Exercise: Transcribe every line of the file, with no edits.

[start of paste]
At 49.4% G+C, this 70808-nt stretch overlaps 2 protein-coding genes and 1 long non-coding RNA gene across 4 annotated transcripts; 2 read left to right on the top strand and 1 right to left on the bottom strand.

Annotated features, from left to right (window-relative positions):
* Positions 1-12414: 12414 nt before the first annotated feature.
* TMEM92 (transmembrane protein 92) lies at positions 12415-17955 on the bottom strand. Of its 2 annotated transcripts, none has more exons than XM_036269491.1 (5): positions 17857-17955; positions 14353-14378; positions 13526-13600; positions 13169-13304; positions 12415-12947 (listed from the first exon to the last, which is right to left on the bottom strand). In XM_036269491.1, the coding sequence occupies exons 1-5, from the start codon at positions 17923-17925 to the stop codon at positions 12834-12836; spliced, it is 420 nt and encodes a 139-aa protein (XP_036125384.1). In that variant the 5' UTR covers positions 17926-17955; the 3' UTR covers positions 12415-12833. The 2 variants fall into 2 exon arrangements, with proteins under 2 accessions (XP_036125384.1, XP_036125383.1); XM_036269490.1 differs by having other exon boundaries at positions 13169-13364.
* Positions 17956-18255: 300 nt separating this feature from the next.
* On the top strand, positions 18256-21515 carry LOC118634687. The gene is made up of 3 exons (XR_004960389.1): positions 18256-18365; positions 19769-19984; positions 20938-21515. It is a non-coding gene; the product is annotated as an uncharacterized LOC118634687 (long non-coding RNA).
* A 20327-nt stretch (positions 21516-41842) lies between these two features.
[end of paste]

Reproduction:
At 49.4% G+C, this 70808-nt stretch overlaps 2 protein-coding genes and 1 long non-coding RNA gene across 4 annotated transcripts; 2 read left to right on the top strand and 1 right to left on the bottom strand.

Annotated features, from left to right (window-relative positions):
* Positions 1-12414: 12414 nt before the first annotated feature.
* TMEM92 (transmembrane protein 92) lies at positions 12415-17955 on the bottom strand. Of its 2 annotated transcripts, none has more exons than XM_036269491.1 (5): positions 17857-17955; positions 14353-14378; positions 13526-13600; positions 13169-13304; positions 12415-12947 (listed from the first exon to the last, which is right to left on the bottom strand). In XM_036269491.1, the coding sequence occupies exons 1-5, from the start codon at positions 17923-17925 to the stop codon at positions 12834-12836; spliced, it is 420 nt and encodes a 139-aa protein (XP_036125384.1). In that variant the 5' UTR covers positions 17926-17955; the 3' UTR covers positions 12415-12833. The 2 variants fall into 2 exon arrangements, with proteins under 2 accessions (XP_036125384.1, XP_036125383.1); XM_036269490.1 differs by having other exon boundaries at positions 13169-13364.
* Positions 17956-18255: 300 nt separating this feature from the next.
* On the top strand, positions 18256-21515 carry LOC118634687. The gene is made up of 3 exons (XR_004960389.1): positions 18256-18365; positions 19769-19984; positions 20938-21515. It is a non-coding gene; the product is annotated as an uncharacterized LOC118634687 (long non-coding RNA).
* A 20327-nt stretch (positions 21516-41842) lies between these two features.